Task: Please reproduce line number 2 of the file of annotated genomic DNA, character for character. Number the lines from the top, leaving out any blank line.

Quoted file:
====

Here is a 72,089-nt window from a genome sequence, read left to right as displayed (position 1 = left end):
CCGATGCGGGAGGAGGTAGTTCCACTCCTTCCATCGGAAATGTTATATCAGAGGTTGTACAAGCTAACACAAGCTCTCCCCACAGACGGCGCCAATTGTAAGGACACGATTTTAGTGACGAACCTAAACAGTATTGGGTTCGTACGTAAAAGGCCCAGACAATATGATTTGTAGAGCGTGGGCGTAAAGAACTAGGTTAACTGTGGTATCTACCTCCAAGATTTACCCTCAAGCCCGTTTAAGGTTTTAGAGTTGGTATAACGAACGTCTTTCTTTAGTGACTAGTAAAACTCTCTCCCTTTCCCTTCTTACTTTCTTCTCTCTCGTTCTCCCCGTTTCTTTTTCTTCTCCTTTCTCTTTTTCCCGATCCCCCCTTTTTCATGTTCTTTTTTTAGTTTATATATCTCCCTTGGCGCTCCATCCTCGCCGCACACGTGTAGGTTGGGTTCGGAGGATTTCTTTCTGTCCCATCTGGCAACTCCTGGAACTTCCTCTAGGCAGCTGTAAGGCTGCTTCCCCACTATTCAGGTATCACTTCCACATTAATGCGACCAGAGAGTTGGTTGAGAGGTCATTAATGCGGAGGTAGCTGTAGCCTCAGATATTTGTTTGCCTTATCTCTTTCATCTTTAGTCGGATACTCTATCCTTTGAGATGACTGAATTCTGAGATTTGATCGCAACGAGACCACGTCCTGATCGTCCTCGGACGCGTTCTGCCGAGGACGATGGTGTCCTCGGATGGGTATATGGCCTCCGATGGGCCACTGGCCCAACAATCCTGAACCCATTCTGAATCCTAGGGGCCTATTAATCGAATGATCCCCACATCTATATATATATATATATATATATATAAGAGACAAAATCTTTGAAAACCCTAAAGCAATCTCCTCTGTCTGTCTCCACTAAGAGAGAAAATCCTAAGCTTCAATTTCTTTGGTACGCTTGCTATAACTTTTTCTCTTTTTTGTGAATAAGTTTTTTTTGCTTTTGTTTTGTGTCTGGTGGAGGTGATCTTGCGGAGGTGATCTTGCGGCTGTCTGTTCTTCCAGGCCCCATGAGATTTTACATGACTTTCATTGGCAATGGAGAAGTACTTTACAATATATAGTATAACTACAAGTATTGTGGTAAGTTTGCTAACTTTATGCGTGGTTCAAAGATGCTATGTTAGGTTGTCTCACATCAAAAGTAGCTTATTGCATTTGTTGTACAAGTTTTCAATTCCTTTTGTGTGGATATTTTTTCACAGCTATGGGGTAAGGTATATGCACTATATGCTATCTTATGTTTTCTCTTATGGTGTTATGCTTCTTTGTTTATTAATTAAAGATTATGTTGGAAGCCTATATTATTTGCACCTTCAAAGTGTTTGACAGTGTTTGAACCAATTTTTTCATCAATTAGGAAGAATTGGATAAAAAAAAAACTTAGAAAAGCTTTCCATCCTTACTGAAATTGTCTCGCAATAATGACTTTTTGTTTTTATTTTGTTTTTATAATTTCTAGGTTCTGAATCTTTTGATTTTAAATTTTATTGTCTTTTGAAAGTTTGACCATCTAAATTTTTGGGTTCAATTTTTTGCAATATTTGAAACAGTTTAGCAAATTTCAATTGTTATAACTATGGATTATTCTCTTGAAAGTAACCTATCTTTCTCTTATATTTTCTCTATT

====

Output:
CCGATGCGGGAGGAGGTAGTTCCACTCCTTCCATCGGAAATGTTATATCAGAGGTTGTACAAGCTAACACAAGCTCTCCCCACAGACGGCGCCAATTGTAAGGACACGATTTTAGTGACGAACCTAAACAGTATTGGGTTCGTACGTAAAAGGCCCAGACAATATGATTTGTAGAGCGTGGGCGTAAAGAACTAGGTTAACTGTGGTATCTACCTCCAAGATTTACCCTCAAGCCCGTTTAAGGTTTTAGAGTTGGTATAACGAACGTCTTTCTTTAGTGACTAGTAAAACTCTCTCCCTTTCCCTTCTTACTTTCTTCTCTCTCGTTCTCCCCGTTTCTTTTTCTTCTCCTTTCTCTTTTTCCCGATCCCCCCTTTTTCATGTTCTTTTTTTAGTTTATATATCTCCCTTGGCGCTCCATCCTCGCCGCACACGTGTAGGTTGGGTTCGGAGGATTTCTTTCTGTCCCATCTGGCAACTCCTGGAACTTCCTCTAGGCAGCTGTAAGGCTGCTTCCCCACTATTCAGGTATCACTTCCACATTAATGCGACCAGAGAGTTGGTTGAGAGGTCATTAATGCGGAGGTAGCTGTAGCCTCAGATATTTGTTTGCCTTATCTCTTTCATCTTTAGTCGGATACTCTATCCTTTGAGATGACTGAATTCTGAGATTTGATCGCAACGAGACCACGTCCTGATCGTCCTCGGACGCGTTCTGCCGAGGACGATGGTGTCCTCGGATGGGTATATGGCCTCCGATGGGCCACTGGCCCAACAATCCTGAACCCATTCTGAATCCTAGGGGCCTATTAATCGAATGATCCCCACATCTATATATATATATATATATATATATAAGAGACAAAATCTTTGAAAACCCTAAAGCAATCTCCTCTGTCTGTCTCCACTAAGAGAGAAAATCCTAAGCTTCAATTTCTTTGGTACGCTTGCTATAACTTTTTCTCTTTTTTGTGAATAAGTTTTTTTTGCTTTTGTTTTGTGTCTGGTGGAGGTGATCTTGCGGAGGTGATCTTGCGGCTGTCTGTTCTTCCAGGCCCCATGAGATTTTACATGACTTTCATTGGCAATGGAGAAGTACTTTACAATATATAGTATAACTACAAGTATTGTGGTAAGTTTGCTAACTTTATGCGTGGTTCAAAGATGCTATGTTAGGTTGTCTCACATCAAAAGTAGCTTATTGCATTTGTTGTACAAGTTTTCAATTCCTTTTGTGTGGATATTTTTTCACAGCTATGGGGTAAGGTATATGCACTATATGCTATCTTATGTTTTCTCTTATGGTGTTATGCTTCTTTGTTTATTAATTAAAGATTATGTTGGAAGCCTATATTATTTGCACCTTCAAAGTGTTTGACAGTGTTTGAACCAATTTTTTCATCAATTAGGAAGAATTGGATAAAAAAAAAACTTAGAAAAGCTTTCCATCCTTACTGAAATTGTCTCGCAATAATGACTTTTTGTTTTTATTTTGTTTTTATAATTTCTAGGTTCTGAATCTTTTGATTTTAAATTTTATTGTCTTTTGAAAGTTTGACCATCTAAATTTTTGGGTTCAATTTTTTGCAATATTTGAAACAGTTTAGCAAATTTCAATTGTTATAACTATGGATTATTCTCTTGAAAGTAACCTATCTTTCTCTTATATTTTCTCTATT